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==Package Notes==

The following sections contain information regarding software packages that have undergone significant changes for Fedora 25

. For easier access, they are generally organized using the same groups that are shown in the installation system.

Sound Card Utility

The system-config-soundcard utility has been removed, due to numerous legacy design and implementation issues. Modern technologies, including udev and the HAL, have made most sound cards work out of the box. Any sound card not working out of the box should be reported as a bug . Preferences can still be fine-tuned within the desktop environment, using, among others, the PulseAudio tools.


Fedora 9 now includes Perl 5.10.0, the first "major" release update in perl5 in some time. The Perl interpreter itself is faster with a smaller memory footprint, and has several UTF-8 and threading improvements. The Perl installation is now relocatable, a blessing for systems administrators and operating system packagers. Perl 5.10.0 also adds a new smart match operator, a switch statement, named captures, state variables, and better error messages.

For more information, refer to:

Yum Changes

The installonlyn plugin functionality has been folded into the core yum package. The installonlypkgs and installonly_limit options are used by default to limit the system to retain only two kernel packages. You can adjust the package set or the number of packages, or disable the option entirely to match your preferences. More details is available in the man page for yum.conf.

The yum command now retries when it detects a lock. This function is useful if a daemon is checking for updates, or if you are running yum and one of its graphical frontends simultaneously.

The yum command now understands a cost parameter in its configuration file, which is the relative cost of accessing a software repository. It is useful for weighing one software repository's packages as greater or less than any other. The cost parameter defaults to 1000, with lower costs given priority.

In Fedora 9 Rawhide, the /etc/yum.repos.d/fedora-development.repo file has been changed to /etc/yum.repos.d/fedora-rawhide.repo. References to development in fedora-rawhide.repo have been changed to rawhide. Due to the way that RPM deals with configuration files, the existing /etc/yum.repos.d/fedora-development.repo file is saved as /etc/yum.repos.d/fedora-development.repo.rpmsave if it was previously modified. Users of the development repository may need to update scripts and custom configuration files to use the new name.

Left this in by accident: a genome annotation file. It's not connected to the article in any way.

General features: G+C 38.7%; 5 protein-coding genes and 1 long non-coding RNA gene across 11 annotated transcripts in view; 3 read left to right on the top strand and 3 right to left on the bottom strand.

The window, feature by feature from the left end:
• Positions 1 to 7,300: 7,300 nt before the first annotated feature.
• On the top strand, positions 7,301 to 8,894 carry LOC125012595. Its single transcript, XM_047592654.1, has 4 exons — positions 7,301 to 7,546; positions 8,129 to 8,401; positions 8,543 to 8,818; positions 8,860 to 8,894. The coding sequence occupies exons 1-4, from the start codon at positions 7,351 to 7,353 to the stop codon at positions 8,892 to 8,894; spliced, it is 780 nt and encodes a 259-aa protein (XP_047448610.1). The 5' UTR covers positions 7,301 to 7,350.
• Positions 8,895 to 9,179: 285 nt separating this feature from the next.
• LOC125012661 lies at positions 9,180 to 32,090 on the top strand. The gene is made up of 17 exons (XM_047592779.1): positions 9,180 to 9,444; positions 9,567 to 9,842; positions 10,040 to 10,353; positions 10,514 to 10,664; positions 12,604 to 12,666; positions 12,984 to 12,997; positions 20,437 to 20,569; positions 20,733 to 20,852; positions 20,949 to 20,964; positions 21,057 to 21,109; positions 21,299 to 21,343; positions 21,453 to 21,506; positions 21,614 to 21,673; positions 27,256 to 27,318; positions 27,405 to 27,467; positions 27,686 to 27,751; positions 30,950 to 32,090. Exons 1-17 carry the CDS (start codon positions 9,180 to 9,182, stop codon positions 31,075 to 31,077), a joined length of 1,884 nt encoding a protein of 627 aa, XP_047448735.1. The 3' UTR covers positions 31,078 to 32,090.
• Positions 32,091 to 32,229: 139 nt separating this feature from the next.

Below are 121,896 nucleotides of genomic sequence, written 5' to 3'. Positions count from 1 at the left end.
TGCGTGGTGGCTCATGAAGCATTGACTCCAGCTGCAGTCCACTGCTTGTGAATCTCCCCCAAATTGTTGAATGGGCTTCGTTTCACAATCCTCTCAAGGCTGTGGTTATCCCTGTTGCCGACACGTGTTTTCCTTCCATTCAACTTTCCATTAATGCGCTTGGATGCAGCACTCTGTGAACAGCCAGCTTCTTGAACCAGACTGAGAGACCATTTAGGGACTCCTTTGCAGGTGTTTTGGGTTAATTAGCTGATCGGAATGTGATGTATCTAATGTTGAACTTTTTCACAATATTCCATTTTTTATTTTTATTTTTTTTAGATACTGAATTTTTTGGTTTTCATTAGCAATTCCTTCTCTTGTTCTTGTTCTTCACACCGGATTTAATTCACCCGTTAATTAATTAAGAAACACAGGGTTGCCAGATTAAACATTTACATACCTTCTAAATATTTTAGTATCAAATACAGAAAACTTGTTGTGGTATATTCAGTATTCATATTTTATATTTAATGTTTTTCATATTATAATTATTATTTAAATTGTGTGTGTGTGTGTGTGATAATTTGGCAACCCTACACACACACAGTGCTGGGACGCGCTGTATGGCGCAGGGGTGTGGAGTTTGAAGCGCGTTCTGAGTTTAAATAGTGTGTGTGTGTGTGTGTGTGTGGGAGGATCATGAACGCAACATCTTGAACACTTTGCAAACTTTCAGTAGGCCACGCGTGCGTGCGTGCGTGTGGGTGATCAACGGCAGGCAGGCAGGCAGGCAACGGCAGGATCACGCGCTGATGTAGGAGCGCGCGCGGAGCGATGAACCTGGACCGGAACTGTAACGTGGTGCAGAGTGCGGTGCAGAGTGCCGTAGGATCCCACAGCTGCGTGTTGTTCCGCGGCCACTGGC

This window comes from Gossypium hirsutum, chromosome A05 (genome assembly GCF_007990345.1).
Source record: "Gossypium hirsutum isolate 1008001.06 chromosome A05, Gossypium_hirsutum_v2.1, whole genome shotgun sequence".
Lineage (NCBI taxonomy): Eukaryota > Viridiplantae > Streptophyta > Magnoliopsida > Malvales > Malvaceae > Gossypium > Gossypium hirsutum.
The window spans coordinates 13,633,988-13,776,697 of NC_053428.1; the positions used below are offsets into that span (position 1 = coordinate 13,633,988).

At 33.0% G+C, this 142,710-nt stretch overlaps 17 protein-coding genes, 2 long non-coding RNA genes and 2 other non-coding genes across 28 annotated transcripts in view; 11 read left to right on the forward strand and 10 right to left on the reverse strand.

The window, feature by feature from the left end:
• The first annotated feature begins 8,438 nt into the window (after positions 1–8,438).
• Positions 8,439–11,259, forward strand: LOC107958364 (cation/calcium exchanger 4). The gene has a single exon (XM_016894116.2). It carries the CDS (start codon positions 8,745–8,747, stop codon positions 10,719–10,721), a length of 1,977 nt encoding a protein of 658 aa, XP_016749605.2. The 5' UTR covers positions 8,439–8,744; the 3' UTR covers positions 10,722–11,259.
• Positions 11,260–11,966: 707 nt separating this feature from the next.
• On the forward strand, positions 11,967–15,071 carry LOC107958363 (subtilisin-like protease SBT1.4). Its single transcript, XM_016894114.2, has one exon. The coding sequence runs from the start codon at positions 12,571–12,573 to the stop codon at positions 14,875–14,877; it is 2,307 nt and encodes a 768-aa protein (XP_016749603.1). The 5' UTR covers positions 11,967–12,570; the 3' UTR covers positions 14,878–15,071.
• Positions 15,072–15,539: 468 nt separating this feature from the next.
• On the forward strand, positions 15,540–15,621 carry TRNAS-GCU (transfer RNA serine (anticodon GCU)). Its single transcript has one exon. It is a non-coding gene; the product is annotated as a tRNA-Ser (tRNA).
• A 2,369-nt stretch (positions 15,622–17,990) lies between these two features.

The pam_mount facility now uses a configuration file written in XML. The /etc/security/pam_mount.conf file will be converted to /etc/security/pam_mount.conf.xml during update with /usr/bin/, which removes all comments. Any per-user configuration files must be converted manually, with the conversion script if desired. A sample pam_mount.conf.xml file with detailed comments about the available options appears at /usr/share/doc/pam_mount-*/pam_mount.conf.xml.


TeXLive is a replacement for the old, unmaintained TeX package. It offers new style packages and fixes many security problems with the old distribution.


The Linux Terminal Server Project (LTSP) has been included directly into Fedora 9. Work is ongoing. For the latest news and documentation, refer to:

Utility Packages

The nautilus-open-terminal package now uses a GConf key to control its behavior when launched by right-clicking the Desktop. To enable its previous behavior, which opens the resulting terminal in the user's home directory, use this command:

gconftool-2 -s /apps/nautilus-open-terminal/desktop_opens_home_dir --type=bool true

The i810switch package has been removed. This functionality is now available through the xrandr command in the xorg-x11-server-utils package.

The evolution-exchange package replaces evolution-connector, and provides a capability under the old name.

The system-config-firewall and system-config-selinux packages replace system-config-security-level. The system-config-selinux package is part of the the policycoreutils-gui package.

pilot-link and HAL/PolicyKit Interaction

The pilot-link package now blacklists the visor module by default. Users are encouraged to try the direct USB access present in recent versions of pilot-link. This is enabled by passing the --port usb: option to the various pilot-link tools, instead of the serial devices used in the past (typically /dev/pilot or /dev/ttyUSB0, /dev/ttyUSB1, and so forth). For example:

pilot-xfer --port usb: --list

The hal-info and hal packages have been updated to correctly set permissions for the necessary USB devices using PolicyKit. If you have any existing manual configurations, revert the changes to avoid possible conflicts.

For further information, refer to the README.fedora included in the pilot-link package.

Legal Information

The following legal information concerns some software in Fedora.

Portions Copyright (c) 2002-2007 Charlie Poole or Copyright (c) 2002-2004 James W. Newkirk, Michael C. Two, Alexei A. Vorontsov or Copyright (c) 2000-2002 Philip A. Craig